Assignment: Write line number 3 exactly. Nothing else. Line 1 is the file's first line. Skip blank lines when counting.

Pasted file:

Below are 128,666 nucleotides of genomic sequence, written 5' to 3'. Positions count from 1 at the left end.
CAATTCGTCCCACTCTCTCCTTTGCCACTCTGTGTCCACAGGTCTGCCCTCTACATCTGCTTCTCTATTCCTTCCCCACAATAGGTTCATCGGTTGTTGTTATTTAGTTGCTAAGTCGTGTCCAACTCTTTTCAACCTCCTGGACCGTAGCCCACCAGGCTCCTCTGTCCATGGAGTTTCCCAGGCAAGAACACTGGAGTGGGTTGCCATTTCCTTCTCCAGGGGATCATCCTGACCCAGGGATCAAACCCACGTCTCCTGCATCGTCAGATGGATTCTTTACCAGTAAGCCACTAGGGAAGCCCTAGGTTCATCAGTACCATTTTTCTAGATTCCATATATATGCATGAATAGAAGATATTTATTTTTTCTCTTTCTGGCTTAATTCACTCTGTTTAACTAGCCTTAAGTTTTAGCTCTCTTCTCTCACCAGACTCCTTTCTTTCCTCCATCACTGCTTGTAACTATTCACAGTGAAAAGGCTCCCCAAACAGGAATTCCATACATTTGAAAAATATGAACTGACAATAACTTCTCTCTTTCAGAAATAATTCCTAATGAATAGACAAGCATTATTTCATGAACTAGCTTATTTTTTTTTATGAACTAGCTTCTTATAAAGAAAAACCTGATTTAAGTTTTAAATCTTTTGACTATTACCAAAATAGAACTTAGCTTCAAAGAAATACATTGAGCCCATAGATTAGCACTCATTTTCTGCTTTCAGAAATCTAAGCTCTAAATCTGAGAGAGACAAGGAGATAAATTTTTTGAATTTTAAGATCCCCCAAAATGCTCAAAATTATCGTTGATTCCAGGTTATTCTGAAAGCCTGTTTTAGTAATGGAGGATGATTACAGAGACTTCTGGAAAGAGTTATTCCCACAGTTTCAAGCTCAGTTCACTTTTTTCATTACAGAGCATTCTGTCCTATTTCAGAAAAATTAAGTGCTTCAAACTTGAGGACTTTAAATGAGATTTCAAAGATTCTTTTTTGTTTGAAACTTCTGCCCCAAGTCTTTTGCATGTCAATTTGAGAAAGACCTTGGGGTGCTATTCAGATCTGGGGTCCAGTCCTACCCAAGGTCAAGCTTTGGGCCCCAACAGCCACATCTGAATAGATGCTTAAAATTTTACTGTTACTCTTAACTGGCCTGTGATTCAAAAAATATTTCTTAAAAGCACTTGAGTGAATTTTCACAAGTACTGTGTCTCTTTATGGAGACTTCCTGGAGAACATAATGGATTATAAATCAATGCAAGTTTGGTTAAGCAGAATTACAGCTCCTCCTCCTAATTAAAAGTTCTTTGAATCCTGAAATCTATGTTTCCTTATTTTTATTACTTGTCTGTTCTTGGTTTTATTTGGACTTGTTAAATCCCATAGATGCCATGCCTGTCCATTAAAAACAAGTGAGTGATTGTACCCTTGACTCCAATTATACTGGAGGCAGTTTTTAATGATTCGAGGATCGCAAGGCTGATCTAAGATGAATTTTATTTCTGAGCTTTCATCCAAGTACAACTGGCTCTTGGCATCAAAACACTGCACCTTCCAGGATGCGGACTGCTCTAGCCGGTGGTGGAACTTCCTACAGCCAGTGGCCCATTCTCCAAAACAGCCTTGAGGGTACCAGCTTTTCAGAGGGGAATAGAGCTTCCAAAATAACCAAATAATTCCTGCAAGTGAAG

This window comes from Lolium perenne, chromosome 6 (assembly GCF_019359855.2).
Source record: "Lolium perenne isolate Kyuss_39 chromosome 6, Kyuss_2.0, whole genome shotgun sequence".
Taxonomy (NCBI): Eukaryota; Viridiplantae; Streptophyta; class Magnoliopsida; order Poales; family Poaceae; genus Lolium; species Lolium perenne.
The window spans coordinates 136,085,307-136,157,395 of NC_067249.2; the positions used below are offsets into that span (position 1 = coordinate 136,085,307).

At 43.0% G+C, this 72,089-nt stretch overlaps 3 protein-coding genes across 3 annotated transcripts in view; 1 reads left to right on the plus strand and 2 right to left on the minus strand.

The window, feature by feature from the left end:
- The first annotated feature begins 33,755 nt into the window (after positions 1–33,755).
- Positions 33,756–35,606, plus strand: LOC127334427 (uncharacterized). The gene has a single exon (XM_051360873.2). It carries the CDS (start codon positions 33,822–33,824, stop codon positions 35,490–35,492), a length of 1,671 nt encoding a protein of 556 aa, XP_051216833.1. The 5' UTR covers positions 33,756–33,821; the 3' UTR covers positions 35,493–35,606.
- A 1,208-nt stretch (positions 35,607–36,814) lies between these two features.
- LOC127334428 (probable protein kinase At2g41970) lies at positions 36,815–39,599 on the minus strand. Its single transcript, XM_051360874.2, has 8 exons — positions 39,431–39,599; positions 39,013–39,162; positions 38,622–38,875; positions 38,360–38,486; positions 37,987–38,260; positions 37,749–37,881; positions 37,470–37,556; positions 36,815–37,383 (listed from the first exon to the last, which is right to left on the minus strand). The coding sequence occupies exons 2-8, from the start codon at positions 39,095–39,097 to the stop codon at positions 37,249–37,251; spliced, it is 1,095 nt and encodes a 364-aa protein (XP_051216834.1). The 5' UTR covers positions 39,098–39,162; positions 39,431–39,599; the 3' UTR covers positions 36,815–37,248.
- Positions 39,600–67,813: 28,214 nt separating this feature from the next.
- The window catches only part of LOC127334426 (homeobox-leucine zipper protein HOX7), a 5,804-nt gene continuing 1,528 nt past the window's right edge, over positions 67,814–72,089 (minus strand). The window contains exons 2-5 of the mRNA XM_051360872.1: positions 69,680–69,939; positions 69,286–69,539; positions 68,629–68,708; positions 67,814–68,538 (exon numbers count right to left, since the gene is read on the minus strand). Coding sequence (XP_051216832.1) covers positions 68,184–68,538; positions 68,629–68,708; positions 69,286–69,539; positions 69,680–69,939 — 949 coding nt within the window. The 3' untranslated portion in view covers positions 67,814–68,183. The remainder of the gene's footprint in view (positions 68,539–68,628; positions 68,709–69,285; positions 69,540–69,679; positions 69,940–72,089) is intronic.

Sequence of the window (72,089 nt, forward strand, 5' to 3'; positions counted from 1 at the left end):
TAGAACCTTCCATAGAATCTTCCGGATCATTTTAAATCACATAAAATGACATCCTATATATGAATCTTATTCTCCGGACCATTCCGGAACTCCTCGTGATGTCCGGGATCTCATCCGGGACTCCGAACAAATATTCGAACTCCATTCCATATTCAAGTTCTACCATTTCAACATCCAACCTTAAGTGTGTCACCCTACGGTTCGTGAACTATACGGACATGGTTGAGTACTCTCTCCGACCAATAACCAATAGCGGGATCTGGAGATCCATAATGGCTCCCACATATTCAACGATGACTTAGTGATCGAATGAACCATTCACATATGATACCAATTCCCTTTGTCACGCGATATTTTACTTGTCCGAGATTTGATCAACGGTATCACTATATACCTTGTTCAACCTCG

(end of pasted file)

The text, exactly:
This window comes from Lolium perenne, chromosome 6 (assembly GCF_019359855.2).